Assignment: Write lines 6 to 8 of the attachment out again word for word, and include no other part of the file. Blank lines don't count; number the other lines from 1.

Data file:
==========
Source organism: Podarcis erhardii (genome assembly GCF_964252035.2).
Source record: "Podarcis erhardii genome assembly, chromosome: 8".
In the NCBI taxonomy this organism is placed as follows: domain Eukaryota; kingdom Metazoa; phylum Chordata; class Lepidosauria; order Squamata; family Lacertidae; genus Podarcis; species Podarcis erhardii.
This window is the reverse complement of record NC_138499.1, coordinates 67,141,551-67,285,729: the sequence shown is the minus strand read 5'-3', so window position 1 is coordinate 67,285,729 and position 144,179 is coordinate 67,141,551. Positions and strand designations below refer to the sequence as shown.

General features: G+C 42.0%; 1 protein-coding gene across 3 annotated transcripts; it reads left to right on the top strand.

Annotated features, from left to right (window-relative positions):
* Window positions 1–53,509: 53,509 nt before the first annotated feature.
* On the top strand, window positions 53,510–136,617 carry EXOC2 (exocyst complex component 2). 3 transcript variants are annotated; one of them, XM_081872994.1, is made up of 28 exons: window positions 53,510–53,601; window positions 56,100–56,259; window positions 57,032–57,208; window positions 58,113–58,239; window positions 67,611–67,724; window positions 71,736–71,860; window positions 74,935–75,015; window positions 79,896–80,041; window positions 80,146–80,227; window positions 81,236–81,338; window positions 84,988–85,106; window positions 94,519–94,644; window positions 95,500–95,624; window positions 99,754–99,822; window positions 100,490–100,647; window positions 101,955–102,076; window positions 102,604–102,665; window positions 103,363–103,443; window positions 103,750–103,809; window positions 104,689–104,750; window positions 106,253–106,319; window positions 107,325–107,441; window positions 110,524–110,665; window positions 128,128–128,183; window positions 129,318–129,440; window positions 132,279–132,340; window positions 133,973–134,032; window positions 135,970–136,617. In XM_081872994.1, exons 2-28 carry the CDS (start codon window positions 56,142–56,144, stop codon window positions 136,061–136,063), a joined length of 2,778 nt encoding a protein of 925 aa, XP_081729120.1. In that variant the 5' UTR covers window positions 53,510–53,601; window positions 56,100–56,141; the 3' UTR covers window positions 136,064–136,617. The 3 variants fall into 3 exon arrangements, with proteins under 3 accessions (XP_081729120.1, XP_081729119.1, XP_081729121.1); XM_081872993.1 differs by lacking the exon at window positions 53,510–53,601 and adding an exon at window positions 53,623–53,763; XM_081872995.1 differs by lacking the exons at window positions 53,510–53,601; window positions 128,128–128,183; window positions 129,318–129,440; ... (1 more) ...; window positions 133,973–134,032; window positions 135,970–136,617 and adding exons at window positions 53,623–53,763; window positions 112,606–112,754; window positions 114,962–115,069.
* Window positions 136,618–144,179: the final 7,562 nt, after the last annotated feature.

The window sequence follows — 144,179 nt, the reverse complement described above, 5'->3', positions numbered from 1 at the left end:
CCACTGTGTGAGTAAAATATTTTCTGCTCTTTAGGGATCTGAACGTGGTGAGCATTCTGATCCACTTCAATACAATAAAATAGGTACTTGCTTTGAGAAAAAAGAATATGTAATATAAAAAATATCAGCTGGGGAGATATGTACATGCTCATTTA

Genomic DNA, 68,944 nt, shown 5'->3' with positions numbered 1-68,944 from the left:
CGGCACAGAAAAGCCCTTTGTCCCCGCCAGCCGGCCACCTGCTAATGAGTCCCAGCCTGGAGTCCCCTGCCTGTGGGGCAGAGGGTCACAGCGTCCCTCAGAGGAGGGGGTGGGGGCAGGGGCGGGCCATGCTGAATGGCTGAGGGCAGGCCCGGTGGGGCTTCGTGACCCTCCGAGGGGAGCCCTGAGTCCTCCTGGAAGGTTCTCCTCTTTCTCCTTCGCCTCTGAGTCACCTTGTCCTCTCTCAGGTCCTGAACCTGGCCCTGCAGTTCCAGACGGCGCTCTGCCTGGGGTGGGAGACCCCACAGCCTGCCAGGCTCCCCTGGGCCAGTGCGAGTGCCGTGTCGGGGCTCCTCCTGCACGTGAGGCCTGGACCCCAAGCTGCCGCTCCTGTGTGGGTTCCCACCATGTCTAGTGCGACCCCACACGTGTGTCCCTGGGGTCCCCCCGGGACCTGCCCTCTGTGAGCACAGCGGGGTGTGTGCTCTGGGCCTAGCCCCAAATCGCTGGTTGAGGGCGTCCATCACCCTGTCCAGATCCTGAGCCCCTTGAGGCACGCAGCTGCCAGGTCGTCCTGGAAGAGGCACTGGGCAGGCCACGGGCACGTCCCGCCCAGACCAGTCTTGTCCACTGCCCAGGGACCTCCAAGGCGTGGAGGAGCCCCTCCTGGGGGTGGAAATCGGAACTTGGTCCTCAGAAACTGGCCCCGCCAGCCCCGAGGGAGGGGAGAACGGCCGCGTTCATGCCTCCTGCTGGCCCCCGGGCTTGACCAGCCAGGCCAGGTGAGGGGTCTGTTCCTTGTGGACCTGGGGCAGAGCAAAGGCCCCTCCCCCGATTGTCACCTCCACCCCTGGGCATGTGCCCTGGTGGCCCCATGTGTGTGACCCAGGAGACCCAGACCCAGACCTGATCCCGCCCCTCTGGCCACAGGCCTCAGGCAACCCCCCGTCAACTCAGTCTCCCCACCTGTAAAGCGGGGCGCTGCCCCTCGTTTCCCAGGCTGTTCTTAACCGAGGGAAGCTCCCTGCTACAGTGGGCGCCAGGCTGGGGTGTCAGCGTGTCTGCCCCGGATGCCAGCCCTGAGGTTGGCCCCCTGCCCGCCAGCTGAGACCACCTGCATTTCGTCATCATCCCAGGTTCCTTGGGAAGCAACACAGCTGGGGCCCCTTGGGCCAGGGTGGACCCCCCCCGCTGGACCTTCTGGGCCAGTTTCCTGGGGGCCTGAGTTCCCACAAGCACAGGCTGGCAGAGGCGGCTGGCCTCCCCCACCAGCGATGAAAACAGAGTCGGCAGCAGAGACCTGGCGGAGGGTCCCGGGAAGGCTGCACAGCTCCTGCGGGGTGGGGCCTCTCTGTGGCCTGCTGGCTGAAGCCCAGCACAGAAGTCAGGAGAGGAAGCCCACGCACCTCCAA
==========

Annotated features, from left to right (window-relative positions):
* Window positions 1–53,509: 53,509 nt before the first annotated feature.
* On the top strand, window positions 53,510–136,617 carry EXOC2 (exocyst complex component 2). 3 transcript variants are annotated; one of them, XM_081872994.1, is made up of 28 exons: window positions 53,510–53,601; window positions 56,100–56,259; window positions 57,032–57,208; window positions 58,113–58,239; window positions 67,611–67,724; window positions 71,736–71,860; window positions 74,935–75,015; window positions 79,896–80,041; window positions 80,146–80,227; window positions 81,236–81,338; window positions 84,988–85,106; window positions 94,519–94,644; window positions 95,500–95,624; window positions 99,754–99,822; window positions 100,490–100,647; window positions 101,955–102,076; window positions 102,604–102,665; window positions 103,363–103,443; window positions 103,750–103,809; window positions 104,689–104,750; window positions 106,253–106,319; window positions 107,325–107,441; window positions 110,524–110,665; window positions 128,128–128,183; window positions 129,318–129,440; window positions 132,279–132,340; window positions 133,973–134,032; window positions 135,970–136,617. In XM_081872994.1, exons 2-28 carry the CDS (start codon window positions 56,142–56,144, stop codon window positions 136,061–136,063), a joined length of 2,778 nt encoding a protein of 925 aa, XP_081729120.1. In that variant the 5' UTR covers window positions 53,510–53,601; window positions 56,100–56,141; the 3' UTR covers window positions 136,064–136,617. The 3 variants fall into 3 exon arrangements, with proteins under 3 accessions (XP_081729120.1, XP_081729119.1, XP_081729121.1); XM_081872993.1 differs by lacking the exon at window positions 53,510–53,601 and adding an exon at window positions 53,623–53,763; XM_081872995.1 differs by lacking the exons at window positions 53,510–53,601; window positions 128,128–128,183; window positions 129,318–129,440; ... (1 more) ...; window positions 133,973–134,032; window positions 135,970–136,617 and adding exons at window positions 53,623–53,763; window positions 112,606–112,754; window positions 114,962–115,069.